Social or Silent?
How Finn’s like to sauna
As more Nordic spas have opened across Canada and the US, some of these facilities have chosen to follow a silence policy, where guests are asked to keep quiet in the sauna or when using the pools. People wonder if this is an ancient Finnish or Scandinavian tradition or requirement.
Ask a Finn and you will get a laugh—or a smirk—and a “no.” In Finland the sauna is a place to meet with friends and family, and converse with others who are present. It is a place of equality as well, with many believing the popular saying that everyone looks the same in a towel. The usual markers of class and status aren’t present when you are naked or in a bathing suit sitting beside someone in sauna.
One benefit of being able to talk in the sauna is the opportunity to hear from other people, who may not be the usual people you chat with in your usual, everyday life. You can chime in if you feel like it or walk out into the fresh air to clear your mind.
Today in busy North American cities, it can feel like there are fewer options to informally meet or interact with others in real life, away from phones, the internet or work. The rise in popularity of the Nordic spa, modern sauna house or “social wellness club” (as some of these place are called) offers a kind of neutral “third space” between work and home.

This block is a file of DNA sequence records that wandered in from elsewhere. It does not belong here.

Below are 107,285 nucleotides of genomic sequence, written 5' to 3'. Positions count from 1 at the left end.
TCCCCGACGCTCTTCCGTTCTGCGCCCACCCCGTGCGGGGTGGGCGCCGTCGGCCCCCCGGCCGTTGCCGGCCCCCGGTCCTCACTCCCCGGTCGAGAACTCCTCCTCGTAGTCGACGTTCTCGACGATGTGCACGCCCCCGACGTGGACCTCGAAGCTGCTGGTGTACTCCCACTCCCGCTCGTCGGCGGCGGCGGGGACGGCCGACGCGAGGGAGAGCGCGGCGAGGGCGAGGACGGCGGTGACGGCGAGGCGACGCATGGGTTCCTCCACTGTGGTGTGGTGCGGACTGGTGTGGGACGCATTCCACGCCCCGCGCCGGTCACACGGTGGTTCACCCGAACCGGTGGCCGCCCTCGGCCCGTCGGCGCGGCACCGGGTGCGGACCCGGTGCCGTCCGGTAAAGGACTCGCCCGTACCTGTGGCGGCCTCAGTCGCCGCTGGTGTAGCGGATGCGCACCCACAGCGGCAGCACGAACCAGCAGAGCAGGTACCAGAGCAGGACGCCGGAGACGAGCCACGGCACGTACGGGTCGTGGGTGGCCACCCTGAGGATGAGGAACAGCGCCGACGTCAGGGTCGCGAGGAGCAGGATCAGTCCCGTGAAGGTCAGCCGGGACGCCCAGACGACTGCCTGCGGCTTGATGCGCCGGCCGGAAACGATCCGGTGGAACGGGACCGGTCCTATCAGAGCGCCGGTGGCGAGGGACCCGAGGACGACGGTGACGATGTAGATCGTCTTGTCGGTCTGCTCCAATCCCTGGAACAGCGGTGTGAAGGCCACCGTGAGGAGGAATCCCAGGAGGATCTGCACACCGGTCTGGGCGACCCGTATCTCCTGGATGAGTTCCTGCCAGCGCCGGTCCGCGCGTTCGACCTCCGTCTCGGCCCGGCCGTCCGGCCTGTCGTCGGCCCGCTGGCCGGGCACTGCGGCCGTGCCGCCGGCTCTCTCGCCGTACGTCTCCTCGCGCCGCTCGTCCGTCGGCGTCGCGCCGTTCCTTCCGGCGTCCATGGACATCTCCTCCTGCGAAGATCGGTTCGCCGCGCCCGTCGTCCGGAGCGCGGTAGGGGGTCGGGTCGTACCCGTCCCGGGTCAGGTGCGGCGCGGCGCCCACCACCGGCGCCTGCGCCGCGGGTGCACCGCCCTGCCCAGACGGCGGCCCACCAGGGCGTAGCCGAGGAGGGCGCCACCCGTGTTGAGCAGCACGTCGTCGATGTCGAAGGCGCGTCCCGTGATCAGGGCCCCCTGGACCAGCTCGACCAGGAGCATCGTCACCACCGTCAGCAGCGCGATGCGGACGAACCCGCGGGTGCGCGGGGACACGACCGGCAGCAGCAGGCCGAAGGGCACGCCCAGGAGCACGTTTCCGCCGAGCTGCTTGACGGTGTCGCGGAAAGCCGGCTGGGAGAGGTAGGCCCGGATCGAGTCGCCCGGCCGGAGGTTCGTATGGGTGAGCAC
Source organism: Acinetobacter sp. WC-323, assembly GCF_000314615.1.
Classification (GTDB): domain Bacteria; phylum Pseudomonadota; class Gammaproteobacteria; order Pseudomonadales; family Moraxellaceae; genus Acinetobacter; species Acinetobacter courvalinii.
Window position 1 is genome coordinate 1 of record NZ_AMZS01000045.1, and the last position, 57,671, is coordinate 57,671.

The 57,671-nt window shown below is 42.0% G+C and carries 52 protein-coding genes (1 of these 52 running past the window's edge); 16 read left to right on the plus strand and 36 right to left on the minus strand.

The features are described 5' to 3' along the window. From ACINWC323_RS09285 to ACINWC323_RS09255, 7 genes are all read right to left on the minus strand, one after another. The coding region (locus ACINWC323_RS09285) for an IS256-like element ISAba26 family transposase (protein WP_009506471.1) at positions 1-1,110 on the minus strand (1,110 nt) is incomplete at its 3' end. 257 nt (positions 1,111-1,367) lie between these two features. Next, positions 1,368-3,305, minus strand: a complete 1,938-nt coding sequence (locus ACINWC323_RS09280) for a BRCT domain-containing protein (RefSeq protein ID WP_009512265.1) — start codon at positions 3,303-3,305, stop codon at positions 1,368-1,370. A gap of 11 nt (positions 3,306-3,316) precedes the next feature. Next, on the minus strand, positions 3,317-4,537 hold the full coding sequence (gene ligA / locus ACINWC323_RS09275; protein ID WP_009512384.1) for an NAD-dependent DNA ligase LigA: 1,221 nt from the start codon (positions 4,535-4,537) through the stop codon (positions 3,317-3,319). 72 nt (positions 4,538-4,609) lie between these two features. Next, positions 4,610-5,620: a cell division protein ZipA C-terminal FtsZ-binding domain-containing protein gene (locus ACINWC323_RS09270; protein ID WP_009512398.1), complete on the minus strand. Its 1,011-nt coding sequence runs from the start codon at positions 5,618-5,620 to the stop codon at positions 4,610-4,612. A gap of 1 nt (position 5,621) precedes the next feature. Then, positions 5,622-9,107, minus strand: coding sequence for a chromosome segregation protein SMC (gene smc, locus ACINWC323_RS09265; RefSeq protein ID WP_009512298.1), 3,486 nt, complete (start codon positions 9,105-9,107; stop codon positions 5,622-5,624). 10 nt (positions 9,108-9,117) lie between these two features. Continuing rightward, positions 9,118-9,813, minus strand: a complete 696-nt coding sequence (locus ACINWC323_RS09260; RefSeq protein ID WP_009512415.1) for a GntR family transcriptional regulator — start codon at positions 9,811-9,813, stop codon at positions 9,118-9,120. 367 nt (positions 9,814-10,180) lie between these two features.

Sauna – where the unrelated can relate (if they wish)
At Ritual, we provide both types of sauna experience: the large sauna in the Nordic circuit area suits up to 12 people and can be a busy, social, fun space. (Especially in the evenings when it tends to get busier and more active. For a quieter visit try for a midweek morning sauna circuit booking.) And for those who prefer a less-social sauna experience, there are private sauna suites. Beautiful spaces to be on your own, with a partner, family, or close friends, enjoying sauna on your own terms. In silence or discussing whatever comes to mind.